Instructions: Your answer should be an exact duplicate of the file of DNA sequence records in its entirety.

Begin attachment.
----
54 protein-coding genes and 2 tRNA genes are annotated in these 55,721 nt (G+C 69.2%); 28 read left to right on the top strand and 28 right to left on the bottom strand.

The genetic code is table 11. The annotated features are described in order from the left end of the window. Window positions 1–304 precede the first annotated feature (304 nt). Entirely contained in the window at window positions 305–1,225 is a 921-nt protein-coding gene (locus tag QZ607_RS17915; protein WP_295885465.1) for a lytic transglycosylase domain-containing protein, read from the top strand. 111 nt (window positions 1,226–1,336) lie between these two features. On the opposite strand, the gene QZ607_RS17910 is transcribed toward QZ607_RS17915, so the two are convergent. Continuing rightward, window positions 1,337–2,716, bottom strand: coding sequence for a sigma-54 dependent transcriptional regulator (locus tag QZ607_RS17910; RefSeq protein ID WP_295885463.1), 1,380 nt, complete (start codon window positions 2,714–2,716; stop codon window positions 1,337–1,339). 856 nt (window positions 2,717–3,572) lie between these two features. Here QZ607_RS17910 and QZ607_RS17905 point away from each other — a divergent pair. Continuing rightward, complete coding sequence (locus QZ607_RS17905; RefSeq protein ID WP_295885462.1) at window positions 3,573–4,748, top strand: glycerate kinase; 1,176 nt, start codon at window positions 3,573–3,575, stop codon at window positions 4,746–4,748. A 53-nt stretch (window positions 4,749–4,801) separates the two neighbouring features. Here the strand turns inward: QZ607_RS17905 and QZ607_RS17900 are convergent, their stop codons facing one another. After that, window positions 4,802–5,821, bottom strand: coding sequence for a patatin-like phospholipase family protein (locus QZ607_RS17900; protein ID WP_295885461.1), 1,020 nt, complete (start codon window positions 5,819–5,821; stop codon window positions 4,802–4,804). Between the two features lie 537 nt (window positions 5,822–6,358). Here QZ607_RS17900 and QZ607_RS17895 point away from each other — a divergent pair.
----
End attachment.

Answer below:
54 protein-coding genes and 2 tRNA genes are annotated in these 55,721 nt (G+C 69.2%); 28 read left to right on the top strand and 28 right to left on the bottom strand.

The genetic code is table 11. The annotated features are described in order from the left end of the window. Window positions 1–304 precede the first annotated feature (304 nt). Entirely contained in the window at window positions 305–1,225 is a 921-nt protein-coding gene (locus tag QZ607_RS17915; protein WP_295885465.1) for a lytic transglycosylase domain-containing protein, read from the top strand. 111 nt (window positions 1,226–1,336) lie between these two features. On the opposite strand, the gene QZ607_RS17910 is transcribed toward QZ607_RS17915, so the two are convergent. Continuing rightward, window positions 1,337–2,716, bottom strand: coding sequence for a sigma-54 dependent transcriptional regulator (locus tag QZ607_RS17910; RefSeq protein ID WP_295885463.1), 1,380 nt, complete (start codon window positions 2,714–2,716; stop codon window positions 1,337–1,339). 856 nt (window positions 2,717–3,572) lie between these two features. Here QZ607_RS17910 and QZ607_RS17905 point away from each other — a divergent pair. Continuing rightward, complete coding sequence (locus QZ607_RS17905; RefSeq protein ID WP_295885462.1) at window positions 3,573–4,748, top strand: glycerate kinase; 1,176 nt, start codon at window positions 3,573–3,575, stop codon at window positions 4,746–4,748. A 53-nt stretch (window positions 4,749–4,801) separates the two neighbouring features. Here the strand turns inward: QZ607_RS17905 and QZ607_RS17900 are convergent, their stop codons facing one another. After that, window positions 4,802–5,821, bottom strand: coding sequence for a patatin-like phospholipase family protein (locus QZ607_RS17900; protein ID WP_295885461.1), 1,020 nt, complete (start codon window positions 5,819–5,821; stop codon window positions 4,802–4,804). Between the two features lie 537 nt (window positions 5,822–6,358). Here QZ607_RS17900 and QZ607_RS17895 point away from each other — a divergent pair.